The news that cars have been getting steadily larger over the last decade or more will not come as a surprise to anyone. With the increases in weight and dimensions, engines might have been expected to get bigger, too.
This has not been the case, however. More advanced engine designs and technology have allowed car builders to get more power from familiar capacities without sacrificing reliability. Rather than increasing in size in parallel with the vehicles they power, they have merely increased output.
And now the things are going even further. While cars continue to grow in stature, the engines powering them are shrinking in size.
Take Audi’s A3 Cabriolet. Leaving aside the folding roof for one moment, the A3 is a vehicle that competes alongside the Volkswagen Golf, Vauxhall Astra and Ford Focus – albeit aimed at a more premium market.
Take examples of these cars from 15 years ago (in the case of the Focus you’ll need to exchange it for its predecessor, the Ford Escort) and the A3, like its contemporaries, dwarfs them.
Despite this, Audi’s A3 Cabriolet can now be equipped with what seems like an outrageously small capacity 1.2-litre engine. That’s even more remarkable where the cabriolet version is concerned as, despite the canvas roof, the model suffers from the same weight issues as nearly all convertibles thanks to the extra motors and chassis-stiffening required, and weighs in at nearly 100kg more than its three-door equivalent.
Audi, along with its Volkswagen Group stable-mates has ‘previous’ when it comes to setting trends with small capacity engines. Previously, it was the 1.4-litre unit, available in turbocharged and twin-charged (supercharged and turbocharged) form, which raised eyebrows with its capacity belying performance.
The 1.2 TFSI unit also uses forced induction to boost performance to respectable levels while keeping fuel consumption and emissions low. A replacement for the 1.6-litre unit, it lowers CO2 emissions by 35g/km and raises fuel economy by 9.2mpg while improving zero to 62mph acceleration and top speed.
It’s a highly charismatic unit that adds a lot to the A3 Cabriolet package. Both compact and sophisticated in their own rights, car and engine seem made for each other.
Much of the charisma comes in the form of the engine note; a distinctive grumble that’s ever-present but rarely intrusive. With the roof down it adds to the driving appeal, offering a sports inspired – if not sporty – soundtrack.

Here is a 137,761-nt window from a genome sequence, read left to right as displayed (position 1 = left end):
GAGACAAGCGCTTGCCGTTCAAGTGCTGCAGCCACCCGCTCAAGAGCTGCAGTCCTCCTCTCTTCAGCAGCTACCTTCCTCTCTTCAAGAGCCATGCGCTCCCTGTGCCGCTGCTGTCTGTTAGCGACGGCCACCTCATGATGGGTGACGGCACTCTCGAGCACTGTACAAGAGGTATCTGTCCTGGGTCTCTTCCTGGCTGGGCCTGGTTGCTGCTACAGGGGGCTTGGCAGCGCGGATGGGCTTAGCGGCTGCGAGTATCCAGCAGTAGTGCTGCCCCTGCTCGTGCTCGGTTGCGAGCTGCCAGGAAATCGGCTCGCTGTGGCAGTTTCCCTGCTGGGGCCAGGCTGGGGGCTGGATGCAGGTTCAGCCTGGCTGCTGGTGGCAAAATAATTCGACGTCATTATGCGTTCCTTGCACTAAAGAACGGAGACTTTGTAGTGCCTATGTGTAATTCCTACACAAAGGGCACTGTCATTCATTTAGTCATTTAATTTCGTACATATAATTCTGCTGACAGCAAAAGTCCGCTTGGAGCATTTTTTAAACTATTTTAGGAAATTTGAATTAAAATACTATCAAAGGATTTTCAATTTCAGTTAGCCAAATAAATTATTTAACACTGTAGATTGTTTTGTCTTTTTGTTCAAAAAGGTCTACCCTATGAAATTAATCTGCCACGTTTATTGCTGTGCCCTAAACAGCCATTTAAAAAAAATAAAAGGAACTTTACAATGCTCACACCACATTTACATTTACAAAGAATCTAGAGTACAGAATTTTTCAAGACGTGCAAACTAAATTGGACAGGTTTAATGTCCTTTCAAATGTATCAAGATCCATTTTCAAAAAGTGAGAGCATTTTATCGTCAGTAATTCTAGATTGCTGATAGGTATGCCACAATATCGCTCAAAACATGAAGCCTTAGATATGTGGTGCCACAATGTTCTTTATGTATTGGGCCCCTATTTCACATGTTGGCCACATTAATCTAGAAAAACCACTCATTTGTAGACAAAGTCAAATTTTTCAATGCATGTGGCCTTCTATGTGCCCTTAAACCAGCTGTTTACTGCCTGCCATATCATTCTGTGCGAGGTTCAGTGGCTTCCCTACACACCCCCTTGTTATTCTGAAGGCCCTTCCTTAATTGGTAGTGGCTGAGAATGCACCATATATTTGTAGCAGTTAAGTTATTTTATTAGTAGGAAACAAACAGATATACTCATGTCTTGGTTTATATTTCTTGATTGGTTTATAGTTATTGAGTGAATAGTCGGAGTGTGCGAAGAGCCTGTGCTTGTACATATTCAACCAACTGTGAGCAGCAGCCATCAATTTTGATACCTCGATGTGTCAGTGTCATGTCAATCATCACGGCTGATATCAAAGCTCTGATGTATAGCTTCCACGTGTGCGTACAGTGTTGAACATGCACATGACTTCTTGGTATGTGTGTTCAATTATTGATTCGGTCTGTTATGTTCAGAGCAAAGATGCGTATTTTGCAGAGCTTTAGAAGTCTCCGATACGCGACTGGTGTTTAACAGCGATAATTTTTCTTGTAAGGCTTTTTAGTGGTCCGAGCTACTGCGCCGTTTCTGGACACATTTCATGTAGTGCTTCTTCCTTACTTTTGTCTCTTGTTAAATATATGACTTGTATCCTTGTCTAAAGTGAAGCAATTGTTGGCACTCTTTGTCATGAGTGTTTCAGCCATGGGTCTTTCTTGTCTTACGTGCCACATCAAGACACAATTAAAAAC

If it’s outright performance that’s sought, perhaps the 1.2 TFSI is not the best choice, but considering the impressive real world economy and tax-lowering emissions it does a good job of shifting the A3 Cabriolet. Despite the turbocharger dependency, power does not arrive in lumps of high boost, instead being evenly spread across the rev-range.
The chassis is impressively rigid, too, with scuttle-shake contained roof up or down and little flimsiness apparent at the wheel even when ‘pushing on’.
To really gather pace, the 1.2 TFSI A3 Cabriolet needs to be worked fairly hard, but a standard six-speed manual transmission means there’s enough choice to ensure that the correct ratio can always be found. A longer sixth helps with motorway cruising, too. The little engine is comfortable at motorway speeds with largely impressive refinement, although a little wind noise can reach the interior.
The A3 Cabriolet really shines away from the motorway. The smallest capacity engine is at home in a town environment with its impressive urban fuel consumption figures and slick, easy to drive nature. With the roof down on a country road or a beach-side boulevard, it looks and feels chic, smart and sophisticated.
Where Audi has succeeded with its smaller cars, including the A3, is the grown-up feeling inside that’s reminiscent of the larger executive models. Despite the more care-free, frivolous nature of a convertible, the A3 Cabriolet has this premium feel and maturity in spades.
In Sport trim the model has an executive appeal. Varying colour options for the quick-folding, one-touch electric roof add to the upmarket feel as do impressive materials and impeccable fit and finish inside.
Compromises come in the form of a small boot opening, restricted rear seating and a slightly firmer ride on the larger alloy wheels, but as a complete package the model offers a level of style and quality that’s rare in the sector.
Add increased economy and the A3 Cabriolet’s appeal gets bigger and bigger while the engines get smaller and smaller.
FACTS AT A GLANCE
Model: Audi A3 Cabriolet 1.2 TFSI Sport, £21,855 on the road.
Engine: 1.2-litre petrol unit developing 103bhp and 129lb/ft of torque.
Transmission: 6-speed manual transmission, driving the front wheels.
Performance: Maximum speed 118mph, 0-62mph 12.2 seconds.
CO2 emissions: 132g/km.
By Richard M Hammond